The FDA on Wednesday approved ivabradine (Corlanor), Amgen’s new heart failure drug. The drug has been available for several years in Europe, where it is sold by Servier under the brand names of Corlentor and Procoralan.
Ivabradine was approved for the reduction of hospitalization from worsening heart failure. It is indicated for use in stable heart failure patients who are in sinus rhythm, have a resting heart rate of at least 70 bpm, and who are also taking the highest tolerable dose of a beta blocker. Ivabradine slows the rate of the heart by inhibiting the so-called “funny” current within the heart’s natural pacemaker, the sinoatrial node.
The funny current is an inward cation flux which helps initiate diastolic depolarization in pacemaker cells. So, if you inhibit the funny current heart rate slows. I have seen the FDA press release for consumers but not the product labeling. From the press release:
Corlanor is approved for use in certain people who have long-lasting (chronic) heart failure caused by the lower-left part of their heart not contracting well. The drug is indicated for patients who have symptoms of heart failure that are stable, a normal heartbeat with a resting heart rate of at least 70 beats per minute and are also taking beta blockers at the highest dose they can tolerate.
Reading between the lines it would appear that the drug is approved for patients with systolic dysfuction. The proviso concerning beta blockers, it would seem to me, will restrict the use of the drug, since many patients at the limits of beta blocker tolerance are there due to low heart rate. The niche for ivabradine may be in those patients at the limits of beta blocker tolerance for blood pressure reasons who still have a heart rate of at least 70.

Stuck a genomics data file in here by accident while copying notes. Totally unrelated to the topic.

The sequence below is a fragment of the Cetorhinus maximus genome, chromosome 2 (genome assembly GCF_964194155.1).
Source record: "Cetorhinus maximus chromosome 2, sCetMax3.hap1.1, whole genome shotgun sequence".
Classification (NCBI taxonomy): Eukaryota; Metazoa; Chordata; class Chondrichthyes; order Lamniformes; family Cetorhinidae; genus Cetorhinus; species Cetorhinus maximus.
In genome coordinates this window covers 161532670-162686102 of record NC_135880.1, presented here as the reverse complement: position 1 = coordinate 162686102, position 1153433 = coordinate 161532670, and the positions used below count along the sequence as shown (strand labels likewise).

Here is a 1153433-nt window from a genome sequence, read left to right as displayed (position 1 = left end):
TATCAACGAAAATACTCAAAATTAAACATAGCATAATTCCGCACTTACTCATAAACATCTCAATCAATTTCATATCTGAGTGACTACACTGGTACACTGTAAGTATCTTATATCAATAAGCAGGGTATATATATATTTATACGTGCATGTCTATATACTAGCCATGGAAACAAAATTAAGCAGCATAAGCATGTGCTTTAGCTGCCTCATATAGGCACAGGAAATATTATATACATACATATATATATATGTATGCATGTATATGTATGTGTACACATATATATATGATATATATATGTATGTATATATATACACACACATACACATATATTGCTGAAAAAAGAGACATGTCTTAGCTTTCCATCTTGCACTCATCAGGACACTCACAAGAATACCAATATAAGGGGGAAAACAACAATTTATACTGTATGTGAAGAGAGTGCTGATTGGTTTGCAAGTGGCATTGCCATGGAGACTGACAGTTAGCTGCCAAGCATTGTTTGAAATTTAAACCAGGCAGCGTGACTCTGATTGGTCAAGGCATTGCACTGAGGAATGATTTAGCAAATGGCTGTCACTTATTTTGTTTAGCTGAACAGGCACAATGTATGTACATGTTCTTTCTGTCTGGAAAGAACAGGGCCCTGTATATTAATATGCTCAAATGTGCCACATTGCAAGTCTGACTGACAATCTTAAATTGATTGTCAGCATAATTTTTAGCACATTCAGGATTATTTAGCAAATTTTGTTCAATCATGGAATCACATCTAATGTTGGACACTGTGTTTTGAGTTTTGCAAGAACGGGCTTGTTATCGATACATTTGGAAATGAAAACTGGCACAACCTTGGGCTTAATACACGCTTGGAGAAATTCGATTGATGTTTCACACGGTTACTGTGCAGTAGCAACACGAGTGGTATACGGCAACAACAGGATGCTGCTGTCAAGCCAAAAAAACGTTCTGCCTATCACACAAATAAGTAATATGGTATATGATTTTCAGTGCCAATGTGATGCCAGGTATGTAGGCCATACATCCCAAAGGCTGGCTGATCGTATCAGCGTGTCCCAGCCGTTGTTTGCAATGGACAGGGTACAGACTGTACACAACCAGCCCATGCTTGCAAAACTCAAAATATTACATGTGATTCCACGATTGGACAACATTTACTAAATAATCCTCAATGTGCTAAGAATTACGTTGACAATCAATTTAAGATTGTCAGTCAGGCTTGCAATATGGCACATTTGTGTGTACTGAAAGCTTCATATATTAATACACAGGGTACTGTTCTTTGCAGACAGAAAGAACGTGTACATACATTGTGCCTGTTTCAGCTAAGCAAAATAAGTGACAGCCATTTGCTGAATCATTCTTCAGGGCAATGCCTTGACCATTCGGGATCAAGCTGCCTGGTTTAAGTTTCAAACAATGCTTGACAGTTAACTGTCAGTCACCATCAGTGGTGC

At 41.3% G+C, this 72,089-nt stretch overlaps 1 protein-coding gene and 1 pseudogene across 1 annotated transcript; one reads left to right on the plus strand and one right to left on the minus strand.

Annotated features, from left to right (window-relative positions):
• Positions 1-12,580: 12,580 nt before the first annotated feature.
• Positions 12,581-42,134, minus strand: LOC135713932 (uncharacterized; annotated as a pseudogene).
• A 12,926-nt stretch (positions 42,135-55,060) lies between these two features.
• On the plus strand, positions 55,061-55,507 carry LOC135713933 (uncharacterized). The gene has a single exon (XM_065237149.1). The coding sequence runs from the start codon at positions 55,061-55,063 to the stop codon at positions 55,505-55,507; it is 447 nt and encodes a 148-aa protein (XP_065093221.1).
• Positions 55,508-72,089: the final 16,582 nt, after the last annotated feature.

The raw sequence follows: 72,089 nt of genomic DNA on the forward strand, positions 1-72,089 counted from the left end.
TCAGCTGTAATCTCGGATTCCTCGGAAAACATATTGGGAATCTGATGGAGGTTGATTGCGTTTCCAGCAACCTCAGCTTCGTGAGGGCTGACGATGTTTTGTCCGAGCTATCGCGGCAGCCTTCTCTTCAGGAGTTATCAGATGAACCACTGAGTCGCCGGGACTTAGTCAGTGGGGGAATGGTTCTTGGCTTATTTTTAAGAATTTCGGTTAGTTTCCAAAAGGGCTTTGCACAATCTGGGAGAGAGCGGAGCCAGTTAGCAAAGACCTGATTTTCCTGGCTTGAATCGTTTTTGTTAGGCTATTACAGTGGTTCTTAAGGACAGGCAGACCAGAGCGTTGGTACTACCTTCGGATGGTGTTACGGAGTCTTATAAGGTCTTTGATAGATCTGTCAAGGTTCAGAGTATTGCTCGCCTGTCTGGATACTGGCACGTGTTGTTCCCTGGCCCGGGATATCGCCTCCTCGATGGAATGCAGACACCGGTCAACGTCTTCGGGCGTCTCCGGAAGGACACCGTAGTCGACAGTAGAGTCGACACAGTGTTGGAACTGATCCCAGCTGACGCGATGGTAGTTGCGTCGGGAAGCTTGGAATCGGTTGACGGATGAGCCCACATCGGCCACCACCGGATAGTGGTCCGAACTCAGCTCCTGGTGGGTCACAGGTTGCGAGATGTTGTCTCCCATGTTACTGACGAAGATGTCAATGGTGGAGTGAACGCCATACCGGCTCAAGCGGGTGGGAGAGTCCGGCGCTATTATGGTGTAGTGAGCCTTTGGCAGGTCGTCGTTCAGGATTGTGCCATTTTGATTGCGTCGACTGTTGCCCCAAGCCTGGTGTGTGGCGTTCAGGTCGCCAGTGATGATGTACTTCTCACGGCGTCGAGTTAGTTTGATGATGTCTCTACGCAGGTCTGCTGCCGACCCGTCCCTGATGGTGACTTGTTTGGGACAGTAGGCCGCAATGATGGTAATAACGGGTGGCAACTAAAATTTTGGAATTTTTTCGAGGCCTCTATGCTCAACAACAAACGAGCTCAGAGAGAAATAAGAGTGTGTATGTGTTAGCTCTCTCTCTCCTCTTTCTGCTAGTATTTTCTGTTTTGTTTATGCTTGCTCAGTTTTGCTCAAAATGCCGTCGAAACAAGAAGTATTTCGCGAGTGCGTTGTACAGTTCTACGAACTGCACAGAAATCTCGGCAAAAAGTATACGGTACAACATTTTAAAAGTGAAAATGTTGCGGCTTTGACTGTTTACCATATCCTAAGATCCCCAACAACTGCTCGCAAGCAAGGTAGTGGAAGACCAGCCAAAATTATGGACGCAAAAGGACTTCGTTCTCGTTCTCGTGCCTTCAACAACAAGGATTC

An often forgotten fact is that heart rate reduction by itself is good for patients with heart failure. That was the premise of the the SHIFT study, the results of which are the basis of the drug's approval. From the Lancet paper:
Raised resting heart rate is a marker of cardiovascular risk. We postulated that heart rate is also a risk factor for cardiovascular events in heart failure. In the SHIFT trial, patients with chronic heart failure were treated with the selective heart-rate-lowering agent ivabradine. We aimed to test our hypothesis by investigating the association between heart rate and events in this patient population...
In the placebo group, patients with the highest heart rates (greater than or equal to 87 beats per min [bpm], n=682, 286 events) were at more than two-fold higher risk for the primary composite endpoint than were patients with the lowest heart rates (70 to less than 72 bpm, n=461, 92 events; hazard ratio [HR] 2·34, 95% CI 1·84–2·98, p less than 0·0001). Risk of primary composite endpoint events increased by 3% with every beat increase from baseline heart rate and 16% for every 5-bpm increase. In the ivabradine group, there was a direct association between heart rate achieved at 28 days and subsequent cardiac outcomes. Patients with heart rates lower than 60 bpm at 28 days on treatment had fewer primary composite endpoint events during the study (n=1192; event rate 17·4%, 95% CI 15·3–19·6) than did patients with higher heart rates. The effect of ivabradine is accounted for by heart-rate reduction, as shown by the neutralisation of the treatment effect after adjustment for change of heart rate at 28 days (HR 0·95, 0·85–1·06, p=0·352).
Our analysis confirms that high heart rate is a risk factor in heart failure. Selective lowering of heart rates with ivabradine improves cardiovascular outcomes. Heart rate is an important target for treatment of heart failure.